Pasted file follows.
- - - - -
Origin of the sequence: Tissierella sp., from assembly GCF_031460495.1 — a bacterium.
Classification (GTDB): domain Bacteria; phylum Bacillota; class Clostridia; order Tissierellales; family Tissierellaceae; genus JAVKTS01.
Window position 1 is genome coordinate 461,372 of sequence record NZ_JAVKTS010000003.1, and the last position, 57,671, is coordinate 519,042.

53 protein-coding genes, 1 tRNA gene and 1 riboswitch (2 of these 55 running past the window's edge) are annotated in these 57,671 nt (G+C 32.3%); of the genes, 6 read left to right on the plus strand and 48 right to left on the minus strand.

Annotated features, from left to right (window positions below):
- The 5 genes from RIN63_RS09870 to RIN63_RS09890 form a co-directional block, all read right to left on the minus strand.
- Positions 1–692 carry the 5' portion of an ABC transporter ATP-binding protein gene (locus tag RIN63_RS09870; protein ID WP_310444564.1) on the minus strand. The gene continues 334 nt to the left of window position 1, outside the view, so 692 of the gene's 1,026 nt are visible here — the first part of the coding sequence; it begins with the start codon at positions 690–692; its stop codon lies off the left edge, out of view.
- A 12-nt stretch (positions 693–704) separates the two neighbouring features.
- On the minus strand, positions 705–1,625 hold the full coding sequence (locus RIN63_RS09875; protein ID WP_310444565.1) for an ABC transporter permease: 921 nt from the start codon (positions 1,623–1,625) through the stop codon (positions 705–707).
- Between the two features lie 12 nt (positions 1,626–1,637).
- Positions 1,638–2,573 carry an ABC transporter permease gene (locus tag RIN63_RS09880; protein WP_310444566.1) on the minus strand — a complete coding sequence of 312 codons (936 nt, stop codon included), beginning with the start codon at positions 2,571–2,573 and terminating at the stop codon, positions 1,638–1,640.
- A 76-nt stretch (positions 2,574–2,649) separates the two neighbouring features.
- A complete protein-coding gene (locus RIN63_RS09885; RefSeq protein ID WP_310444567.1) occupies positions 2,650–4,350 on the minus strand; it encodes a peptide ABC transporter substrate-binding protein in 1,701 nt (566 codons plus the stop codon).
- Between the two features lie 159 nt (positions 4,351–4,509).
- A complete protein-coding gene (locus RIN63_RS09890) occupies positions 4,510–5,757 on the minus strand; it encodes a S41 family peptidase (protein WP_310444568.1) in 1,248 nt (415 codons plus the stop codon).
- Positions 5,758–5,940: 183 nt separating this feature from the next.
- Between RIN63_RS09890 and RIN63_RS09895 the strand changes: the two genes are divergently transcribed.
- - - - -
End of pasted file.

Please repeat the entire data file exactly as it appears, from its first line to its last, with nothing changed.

Origin of the sequence: Tissierella sp., from assembly GCF_031460495.1 — a bacterium.
Classification (GTDB): domain Bacteria; phylum Bacillota; class Clostridia; order Tissierellales; family Tissierellaceae; genus JAVKTS01.
Window position 1 is genome coordinate 461,372 of sequence record NZ_JAVKTS010000003.1, and the last position, 57,671, is coordinate 519,042.

53 protein-coding genes, 1 tRNA gene and 1 riboswitch (2 of these 55 running past the window's edge) are annotated in these 57,671 nt (G+C 32.3%); of the genes, 6 read left to right on the plus strand and 48 right to left on the minus strand.

Annotated features, from left to right (window positions below):
- The 5 genes from RIN63_RS09870 to RIN63_RS09890 form a co-directional block, all read right to left on the minus strand.
- Positions 1–692 carry the 5' portion of an ABC transporter ATP-binding protein gene (locus tag RIN63_RS09870; protein ID WP_310444564.1) on the minus strand. The gene continues 334 nt to the left of window position 1, outside the view, so 692 of the gene's 1,026 nt are visible here — the first part of the coding sequence; it begins with the start codon at positions 690–692; its stop codon lies off the left edge, out of view.
- A 12-nt stretch (positions 693–704) separates the two neighbouring features.
- On the minus strand, positions 705–1,625 hold the full coding sequence (locus RIN63_RS09875; protein ID WP_310444565.1) for an ABC transporter permease: 921 nt from the start codon (positions 1,623–1,625) through the stop codon (positions 705–707).
- Between the two features lie 12 nt (positions 1,626–1,637).
- Positions 1,638–2,573 carry an ABC transporter permease gene (locus tag RIN63_RS09880; protein WP_310444566.1) on the minus strand — a complete coding sequence of 312 codons (936 nt, stop codon included), beginning with the start codon at positions 2,571–2,573 and terminating at the stop codon, positions 1,638–1,640.
- A 76-nt stretch (positions 2,574–2,649) separates the two neighbouring features.
- A complete protein-coding gene (locus RIN63_RS09885; RefSeq protein ID WP_310444567.1) occupies positions 2,650–4,350 on the minus strand; it encodes a peptide ABC transporter substrate-binding protein in 1,701 nt (566 codons plus the stop codon).
- Between the two features lie 159 nt (positions 4,351–4,509).
- A complete protein-coding gene (locus RIN63_RS09890) occupies positions 4,510–5,757 on the minus strand; it encodes a S41 family peptidase (protein WP_310444568.1) in 1,248 nt (415 codons plus the stop codon).
- Positions 5,758–5,940: 183 nt separating this feature from the next.
- Between RIN63_RS09890 and RIN63_RS09895 the strand changes: the two genes are divergently transcribed.